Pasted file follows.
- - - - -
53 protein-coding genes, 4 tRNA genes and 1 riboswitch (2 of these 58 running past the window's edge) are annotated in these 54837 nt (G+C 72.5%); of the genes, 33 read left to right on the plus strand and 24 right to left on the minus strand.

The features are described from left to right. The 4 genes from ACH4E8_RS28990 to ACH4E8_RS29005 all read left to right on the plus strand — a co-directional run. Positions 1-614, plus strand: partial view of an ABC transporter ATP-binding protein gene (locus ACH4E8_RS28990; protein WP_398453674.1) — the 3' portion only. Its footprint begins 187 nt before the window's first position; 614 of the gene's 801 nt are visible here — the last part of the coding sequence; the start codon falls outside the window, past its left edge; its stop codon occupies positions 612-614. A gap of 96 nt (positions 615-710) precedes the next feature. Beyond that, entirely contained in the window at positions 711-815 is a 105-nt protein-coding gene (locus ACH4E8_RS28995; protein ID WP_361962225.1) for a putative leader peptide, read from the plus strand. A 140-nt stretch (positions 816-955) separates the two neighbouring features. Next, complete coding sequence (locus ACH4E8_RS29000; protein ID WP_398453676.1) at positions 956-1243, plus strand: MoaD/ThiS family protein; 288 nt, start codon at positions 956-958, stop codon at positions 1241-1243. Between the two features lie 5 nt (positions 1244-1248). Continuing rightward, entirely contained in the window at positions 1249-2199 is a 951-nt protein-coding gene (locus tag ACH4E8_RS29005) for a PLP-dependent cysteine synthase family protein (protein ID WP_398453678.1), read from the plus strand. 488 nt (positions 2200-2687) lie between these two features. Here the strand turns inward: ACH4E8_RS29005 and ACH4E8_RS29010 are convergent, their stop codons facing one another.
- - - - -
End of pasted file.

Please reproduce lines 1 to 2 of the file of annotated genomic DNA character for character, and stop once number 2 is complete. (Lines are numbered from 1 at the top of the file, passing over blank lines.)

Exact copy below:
53 protein-coding genes, 4 tRNA genes and 1 riboswitch (2 of these 58 running past the window's edge) are annotated in these 54837 nt (G+C 72.5%); of the genes, 33 read left to right on the plus strand and 24 right to left on the minus strand.

The features are described from left to right. The 4 genes from ACH4E8_RS28990 to ACH4E8_RS29005 all read left to right on the plus strand — a co-directional run. Positions 1-614, plus strand: partial view of an ABC transporter ATP-binding protein gene (locus ACH4E8_RS28990; protein WP_398453674.1) — the 3' portion only. Its footprint begins 187 nt before the window's first position; 614 of the gene's 801 nt are visible here — the last part of the coding sequence; the start codon falls outside the window, past its left edge; its stop codon occupies positions 612-614. A gap of 96 nt (positions 615-710) precedes the next feature. Beyond that, entirely contained in the window at positions 711-815 is a 105-nt protein-coding gene (locus ACH4E8_RS28995; protein ID WP_361962225.1) for a putative leader peptide, read from the plus strand. A 140-nt stretch (positions 816-955) separates the two neighbouring features. Next, complete coding sequence (locus ACH4E8_RS29000; protein ID WP_398453676.1) at positions 956-1243, plus strand: MoaD/ThiS family protein; 288 nt, start codon at positions 956-958, stop codon at positions 1241-1243. Between the two features lie 5 nt (positions 1244-1248). Continuing rightward, entirely contained in the window at positions 1249-2199 is a 951-nt protein-coding gene (locus tag ACH4E8_RS29005) for a PLP-dependent cysteine synthase family protein (protein ID WP_398453678.1), read from the plus strand. 488 nt (positions 2200-2687) lie between these two features. Here the strand turns inward: ACH4E8_RS29005 and ACH4E8_RS29010 are convergent, their stop codons facing one another.